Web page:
Therefore, how can we live the spirit of The Lord’s Supper? How can we practice the essence of the Eucharist in remembrance of Jesus who gave himself on behalf of others?
Let me make two simple suggestions.
As we remain mostly confined to our homes these days, let us take more time to do self-reflection and introspection. What is the role of our faith in God in the midst of this pandemic? Did we take for granted the opportunities we had of being with our loved ones before, which we are now missing? How are you coping with not having Christian fellowship and worship together?
These days, most people are eating their meals at home. Many families are rediscovering ways to spend more time together. And from what we hear, some are finding it difficult to not being away from home or having to be confined with their loved ones this long.
Today, we will be celebrating Communion together through video conferencing. And as we participate in the broken body of Jesus and drinking the cup of the new covenant, let us commit ourselves to the Lord and with one another to practice the spirit of The Lord’s Supper. Let us be deliberate in our effort of finding ways to be of help and comfort to others. Let us be mindful of those whose lives are in the frontlines in the battle against Covid-19. You might know someone who is a doctor, nurse, or someone who works in the hospital. Take time pray for them by name. Let us pray for the recovery of those who are infected. Let us ask for God’s comfort for those who have lost loved ones. Let us be mindful of those who work in the grocery stores and as we check out our groceries, let us be thankful and cordial to them. For the most part, these are the people who are the least remunerated for the work they do, yet have become so essential these days. They are there doing their job, but at the same time putting themselves at risk of getting infected.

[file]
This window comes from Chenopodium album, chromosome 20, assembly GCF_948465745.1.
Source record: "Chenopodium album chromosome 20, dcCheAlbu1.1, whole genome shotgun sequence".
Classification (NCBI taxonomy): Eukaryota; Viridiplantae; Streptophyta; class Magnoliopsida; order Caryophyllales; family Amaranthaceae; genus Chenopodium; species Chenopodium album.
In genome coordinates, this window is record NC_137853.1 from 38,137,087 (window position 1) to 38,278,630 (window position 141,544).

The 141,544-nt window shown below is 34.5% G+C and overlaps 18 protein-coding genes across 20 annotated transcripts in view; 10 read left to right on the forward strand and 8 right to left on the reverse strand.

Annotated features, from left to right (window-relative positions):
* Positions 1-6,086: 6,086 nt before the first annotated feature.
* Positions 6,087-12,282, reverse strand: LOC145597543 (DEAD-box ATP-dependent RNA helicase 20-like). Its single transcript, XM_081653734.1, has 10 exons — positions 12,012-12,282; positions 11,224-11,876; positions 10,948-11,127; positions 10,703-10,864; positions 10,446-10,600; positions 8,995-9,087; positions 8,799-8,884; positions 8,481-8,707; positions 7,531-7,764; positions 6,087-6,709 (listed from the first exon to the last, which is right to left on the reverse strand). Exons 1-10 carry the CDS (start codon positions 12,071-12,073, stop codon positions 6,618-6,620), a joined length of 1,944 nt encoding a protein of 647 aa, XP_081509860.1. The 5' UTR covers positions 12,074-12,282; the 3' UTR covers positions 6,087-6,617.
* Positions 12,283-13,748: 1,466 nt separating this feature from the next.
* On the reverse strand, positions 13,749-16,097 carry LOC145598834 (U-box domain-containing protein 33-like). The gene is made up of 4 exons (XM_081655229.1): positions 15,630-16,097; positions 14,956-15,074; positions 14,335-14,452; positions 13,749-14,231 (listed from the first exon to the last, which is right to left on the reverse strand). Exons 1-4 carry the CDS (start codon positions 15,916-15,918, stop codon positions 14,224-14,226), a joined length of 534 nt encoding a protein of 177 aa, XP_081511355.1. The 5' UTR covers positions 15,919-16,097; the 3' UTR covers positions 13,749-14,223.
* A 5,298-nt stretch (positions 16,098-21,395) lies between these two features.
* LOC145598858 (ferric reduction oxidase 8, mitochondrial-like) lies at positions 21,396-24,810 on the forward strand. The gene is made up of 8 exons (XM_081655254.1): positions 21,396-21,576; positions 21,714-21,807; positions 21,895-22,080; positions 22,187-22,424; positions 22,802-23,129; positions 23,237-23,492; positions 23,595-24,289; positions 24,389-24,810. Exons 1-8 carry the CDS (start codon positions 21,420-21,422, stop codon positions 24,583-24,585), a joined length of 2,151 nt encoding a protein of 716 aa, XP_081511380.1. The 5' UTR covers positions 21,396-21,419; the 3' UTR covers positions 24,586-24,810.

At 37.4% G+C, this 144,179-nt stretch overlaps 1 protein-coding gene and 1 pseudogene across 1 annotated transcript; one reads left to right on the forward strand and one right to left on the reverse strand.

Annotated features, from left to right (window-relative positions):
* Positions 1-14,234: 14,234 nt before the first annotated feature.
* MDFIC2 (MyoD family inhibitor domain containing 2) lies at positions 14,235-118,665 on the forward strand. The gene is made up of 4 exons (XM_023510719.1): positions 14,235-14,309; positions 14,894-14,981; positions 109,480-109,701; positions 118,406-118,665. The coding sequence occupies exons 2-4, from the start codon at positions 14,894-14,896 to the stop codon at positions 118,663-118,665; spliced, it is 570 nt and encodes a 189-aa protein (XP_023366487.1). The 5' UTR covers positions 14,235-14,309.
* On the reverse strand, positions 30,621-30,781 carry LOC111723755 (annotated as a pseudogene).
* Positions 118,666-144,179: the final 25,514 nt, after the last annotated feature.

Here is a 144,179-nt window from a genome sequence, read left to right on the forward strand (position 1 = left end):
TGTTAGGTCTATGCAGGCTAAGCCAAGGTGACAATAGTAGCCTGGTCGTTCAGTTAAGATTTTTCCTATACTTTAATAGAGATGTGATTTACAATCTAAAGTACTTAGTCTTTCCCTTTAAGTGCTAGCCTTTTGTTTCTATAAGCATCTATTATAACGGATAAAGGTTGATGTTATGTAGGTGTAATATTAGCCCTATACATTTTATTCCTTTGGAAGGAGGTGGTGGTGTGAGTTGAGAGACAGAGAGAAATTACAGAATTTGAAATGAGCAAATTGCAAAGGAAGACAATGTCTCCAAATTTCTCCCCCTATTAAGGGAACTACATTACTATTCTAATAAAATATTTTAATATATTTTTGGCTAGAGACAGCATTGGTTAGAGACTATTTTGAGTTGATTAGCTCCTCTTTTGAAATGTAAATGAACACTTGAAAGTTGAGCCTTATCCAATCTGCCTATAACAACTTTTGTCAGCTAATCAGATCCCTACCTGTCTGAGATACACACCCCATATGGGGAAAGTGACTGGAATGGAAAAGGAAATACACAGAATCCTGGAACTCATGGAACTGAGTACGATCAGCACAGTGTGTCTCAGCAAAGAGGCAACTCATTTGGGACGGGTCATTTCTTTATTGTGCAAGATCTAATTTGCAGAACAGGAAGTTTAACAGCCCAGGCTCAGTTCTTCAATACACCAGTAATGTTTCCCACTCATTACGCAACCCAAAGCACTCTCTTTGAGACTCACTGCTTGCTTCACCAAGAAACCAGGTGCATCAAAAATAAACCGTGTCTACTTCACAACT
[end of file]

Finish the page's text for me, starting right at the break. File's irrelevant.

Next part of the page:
In the spirit of The Lord’s Supper, let us be of service to others if we can. If you are healthy and strong, offer yourself to do grocery shopping for someone who might be at a greater risk if he or she goes to the store or to the pharmacy. Furthermore, if you have an item your neighbor or friend needs that you have, share it with him or her. Call someone who might be by himself or herself at home. Last week, I called several people and some expressed great joy for the opportunity of hearing a familiar voice speaking with them. Pray with them over the phone if the person is ill or frail.
Every time we eat the Communion Bread and drink the Cup of the new covenant, we announce that Jesus is our Savior who gave himself for us. Every time we participate in the Lord’s Supper, we commit to serve one another in remembrance of Christ our Lord and Savior. Amen!
Let us pray:
Our dear loving Lord, Jesus, you feed us with your living bread and cleanse us from sin with your holy blood, shed on Calvary for us. Every time we participate of your table, we proclaim you as Lord and Savior. Help us, we ask you, to be broken and pour in service of love to those around us, by the power of your Holy Spirit. Amen!